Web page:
Recession in Charlotte, Sun Belt: more people, more poverty

Population growth in Charlotte has always come with plenty of costs, but rising incomes and prosperity were part of the expected returns. Yet it turns out that during the recent recession and economic downturn, as population growth continued, economic growth sputtered.

Charlotte experienced a long period of population and income growth through much of the 1990s into the early 2000s. (Note the data on Charlotte in 2002 Brookings report Growth Without Growth.”) In the period from 2000 to 2012, Charlotte’s metro population growth ranked fifth nationally. Raleigh, the other major metro area in the state, was ranked No. 1 in population growth during that period (based on metro areas that exceed 1 million residents – read more). Those two North Carolina metro regions were part of a widespread Southeastern population boom that included other hot spots like Atlanta and central Florida.

The Great Recession did not stop the population growth in this area, but it did put an end to the expectation that a growing population was always accompanied by economic advancement – something Charlotte and many other metros had come to expect. As the economic downturn lingered, people kept coming, while jobs and income slipped and poverty grew.

The graph below shows the steady, strong population increase the Charlotte metro experienced since 2000 compared to the region’s roller-coaster ride of unemployment and job creation.

Charlotte metro population and employment trends 2000 to 2013

Source: Bill Graves, UNC Charlotte.

This pattern of steady population growth in good times and bad has gotten the attention of urban researchers. Bill Graves, an associate professor of geography at UNC Charlotte who created the graphic above, has noted that many of the jobs associated with population growth are in lower-wage sectors. New employment numbers released Oct. 2 in North Carolina show that low-wage sectors are now producing 40 percent of jobs in Charlotte and half of new jobs in some metros in the state.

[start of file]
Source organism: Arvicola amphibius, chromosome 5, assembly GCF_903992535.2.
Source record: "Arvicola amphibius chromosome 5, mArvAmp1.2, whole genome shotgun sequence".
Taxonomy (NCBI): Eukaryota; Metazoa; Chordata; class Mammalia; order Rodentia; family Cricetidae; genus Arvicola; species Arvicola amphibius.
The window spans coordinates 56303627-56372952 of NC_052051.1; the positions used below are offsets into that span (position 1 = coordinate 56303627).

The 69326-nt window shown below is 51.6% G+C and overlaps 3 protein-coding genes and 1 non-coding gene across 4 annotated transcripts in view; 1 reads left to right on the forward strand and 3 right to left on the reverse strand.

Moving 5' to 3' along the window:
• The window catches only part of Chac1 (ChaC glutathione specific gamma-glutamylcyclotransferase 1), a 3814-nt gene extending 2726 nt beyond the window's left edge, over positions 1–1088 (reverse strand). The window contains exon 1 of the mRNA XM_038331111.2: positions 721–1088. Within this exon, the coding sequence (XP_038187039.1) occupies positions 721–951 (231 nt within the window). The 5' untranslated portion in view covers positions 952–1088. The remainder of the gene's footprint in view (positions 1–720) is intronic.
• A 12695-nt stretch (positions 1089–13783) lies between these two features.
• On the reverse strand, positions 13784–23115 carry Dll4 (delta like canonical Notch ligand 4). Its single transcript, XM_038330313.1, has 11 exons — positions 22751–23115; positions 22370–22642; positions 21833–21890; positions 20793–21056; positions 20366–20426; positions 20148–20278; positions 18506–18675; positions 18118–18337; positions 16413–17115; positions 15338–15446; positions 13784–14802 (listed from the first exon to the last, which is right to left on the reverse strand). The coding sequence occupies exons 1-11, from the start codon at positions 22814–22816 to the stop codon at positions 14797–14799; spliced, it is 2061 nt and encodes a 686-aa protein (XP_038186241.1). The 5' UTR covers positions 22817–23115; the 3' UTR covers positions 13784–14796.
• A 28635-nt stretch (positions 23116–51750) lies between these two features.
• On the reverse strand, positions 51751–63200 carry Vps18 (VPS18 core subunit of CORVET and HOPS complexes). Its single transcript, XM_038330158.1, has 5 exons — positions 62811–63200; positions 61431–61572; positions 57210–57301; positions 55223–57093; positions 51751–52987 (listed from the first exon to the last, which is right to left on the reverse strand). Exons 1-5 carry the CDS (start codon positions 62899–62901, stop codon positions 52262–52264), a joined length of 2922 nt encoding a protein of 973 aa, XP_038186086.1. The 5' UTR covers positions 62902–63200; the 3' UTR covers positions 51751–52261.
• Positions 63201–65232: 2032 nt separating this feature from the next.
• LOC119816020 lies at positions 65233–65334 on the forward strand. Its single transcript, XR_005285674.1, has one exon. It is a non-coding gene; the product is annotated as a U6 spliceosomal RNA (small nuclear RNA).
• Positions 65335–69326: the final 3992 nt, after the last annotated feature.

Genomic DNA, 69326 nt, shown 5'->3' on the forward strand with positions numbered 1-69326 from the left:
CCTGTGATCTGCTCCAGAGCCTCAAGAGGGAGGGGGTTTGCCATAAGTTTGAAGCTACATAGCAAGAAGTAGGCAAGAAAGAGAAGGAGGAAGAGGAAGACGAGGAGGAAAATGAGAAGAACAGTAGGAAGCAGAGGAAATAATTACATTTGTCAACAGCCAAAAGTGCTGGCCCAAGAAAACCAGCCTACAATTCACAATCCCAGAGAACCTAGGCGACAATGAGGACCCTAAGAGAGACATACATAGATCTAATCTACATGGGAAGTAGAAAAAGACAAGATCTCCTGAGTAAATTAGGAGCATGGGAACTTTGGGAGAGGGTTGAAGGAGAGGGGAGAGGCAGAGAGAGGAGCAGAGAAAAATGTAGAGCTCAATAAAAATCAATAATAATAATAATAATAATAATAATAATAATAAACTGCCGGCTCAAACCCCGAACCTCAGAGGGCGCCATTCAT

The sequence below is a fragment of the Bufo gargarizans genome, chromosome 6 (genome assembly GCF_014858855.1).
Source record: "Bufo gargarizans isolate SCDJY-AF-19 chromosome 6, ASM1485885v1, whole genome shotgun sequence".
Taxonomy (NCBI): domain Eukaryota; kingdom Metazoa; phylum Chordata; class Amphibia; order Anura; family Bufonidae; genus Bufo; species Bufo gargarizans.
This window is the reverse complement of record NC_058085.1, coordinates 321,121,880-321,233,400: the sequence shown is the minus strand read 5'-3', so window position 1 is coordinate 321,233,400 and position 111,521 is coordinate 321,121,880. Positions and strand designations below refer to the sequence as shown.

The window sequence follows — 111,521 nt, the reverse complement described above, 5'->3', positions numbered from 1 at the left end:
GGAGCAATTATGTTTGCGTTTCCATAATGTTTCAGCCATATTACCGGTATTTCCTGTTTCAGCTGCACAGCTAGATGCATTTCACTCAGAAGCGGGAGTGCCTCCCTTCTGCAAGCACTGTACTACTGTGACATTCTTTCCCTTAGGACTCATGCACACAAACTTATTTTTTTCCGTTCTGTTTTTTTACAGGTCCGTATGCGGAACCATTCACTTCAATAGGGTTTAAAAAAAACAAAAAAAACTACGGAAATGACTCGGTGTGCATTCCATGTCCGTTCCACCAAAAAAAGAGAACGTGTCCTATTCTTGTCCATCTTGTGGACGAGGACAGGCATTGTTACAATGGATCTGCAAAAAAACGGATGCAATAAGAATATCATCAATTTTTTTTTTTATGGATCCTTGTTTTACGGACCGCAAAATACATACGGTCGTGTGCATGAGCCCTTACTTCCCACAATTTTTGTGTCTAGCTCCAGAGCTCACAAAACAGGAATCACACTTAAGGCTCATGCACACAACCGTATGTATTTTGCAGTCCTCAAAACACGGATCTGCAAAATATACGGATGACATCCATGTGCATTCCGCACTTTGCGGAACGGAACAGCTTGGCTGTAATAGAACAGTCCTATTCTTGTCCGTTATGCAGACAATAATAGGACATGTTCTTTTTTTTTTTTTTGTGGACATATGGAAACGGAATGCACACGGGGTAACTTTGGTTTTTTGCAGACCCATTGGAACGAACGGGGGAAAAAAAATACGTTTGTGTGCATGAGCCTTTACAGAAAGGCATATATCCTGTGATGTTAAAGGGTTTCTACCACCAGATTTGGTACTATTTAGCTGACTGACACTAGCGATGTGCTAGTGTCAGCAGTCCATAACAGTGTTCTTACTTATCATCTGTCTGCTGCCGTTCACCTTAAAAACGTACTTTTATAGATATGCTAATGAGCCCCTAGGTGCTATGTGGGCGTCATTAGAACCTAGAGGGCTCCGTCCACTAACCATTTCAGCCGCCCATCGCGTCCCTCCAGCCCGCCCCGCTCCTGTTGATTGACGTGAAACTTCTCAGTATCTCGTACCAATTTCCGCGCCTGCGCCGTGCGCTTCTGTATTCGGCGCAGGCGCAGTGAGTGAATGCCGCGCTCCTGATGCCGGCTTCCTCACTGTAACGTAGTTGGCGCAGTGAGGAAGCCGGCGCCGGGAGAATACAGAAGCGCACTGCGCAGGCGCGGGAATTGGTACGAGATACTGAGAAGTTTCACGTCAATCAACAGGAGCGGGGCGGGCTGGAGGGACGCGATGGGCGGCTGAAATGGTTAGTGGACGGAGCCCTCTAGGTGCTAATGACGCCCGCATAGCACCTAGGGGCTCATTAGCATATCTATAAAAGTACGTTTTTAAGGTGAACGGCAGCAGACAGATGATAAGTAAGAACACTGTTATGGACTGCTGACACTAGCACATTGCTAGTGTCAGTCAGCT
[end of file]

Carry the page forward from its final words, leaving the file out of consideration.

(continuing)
In the period since 2010, another pattern in population change has emerged. A large number of rural counties are losing population in the areas surrounding growing metros like Charlotte and Raleigh. This suggests that residents in struggling rural economies that have lost manufacturing jobs may be attracted to the lower-wage service sector jobs being created in urban areas.

Increasing poverty rates reflect the economic stress on these southeastern metros with the onset of the recession (graph below). The recession caused poverty to spike in many areas of the country, but in these metros the increase in poverty rates accompanied continued increases in population, sometimes very strong increases, as was the case in Raleigh and Charlotte (for full report on metro poverty).

Source: Brookings, ACS Census data.

Richard Florida is one researcher who has looked at the question of population growth’s relationship to economic growth for metros around the nation. Florida asserts that “while many people use population as a way to gauge regional growth or decline, it actually tells us little about economic growth.”

Florida’s analysis of U.S. metros shows a clear pattern of strong population growth through the 2000s in the Southeastern U.S. But these same high-population-growth metro regions fall to the bottom of the pack in his measure of economic strength. Only energy-rich metros in Texas and Louisiana bucked the trend and showed strength in his measure of productivity growth (economic output per capita). The same pattern of high population growth without strong economic growth is evident in a large area of the Southwest including metros like Las Vegas (see maps and read more here).

Will this trend continue?

If rural economic growth does not improve, that may continue to add to population growth in metro areas in the Southeast. Strengthening economies in metro areas will also fuel continuing population growth.

The graph above shows that some Southeastern metro areas saw a slight decline in poverty rates from 2011 to 2012, a hopeful sign. However, the just-released employment report does not look as hopeful for the creation of higher-wage jobs in these metro areas.

As rural areas continue to struggle economically, pressure to move to where jobs are being created, even low-wage jobs, could prolong this pattern of urban population growth without commensurate income growth.

Harvard economist Edward Glaeser noted in his book Triumph of the City that poorer people come to cities, “because cities offer advantages they couldn’t find in their previous homes” (Glaeser, p. 70).  As economic activity and people continue to gravitate to metro areas, especially in Southern states, the economic strength of the urban regions will likely be even more important to the states’ overall economic condition, and thus crucial to a growing proportion of overall population.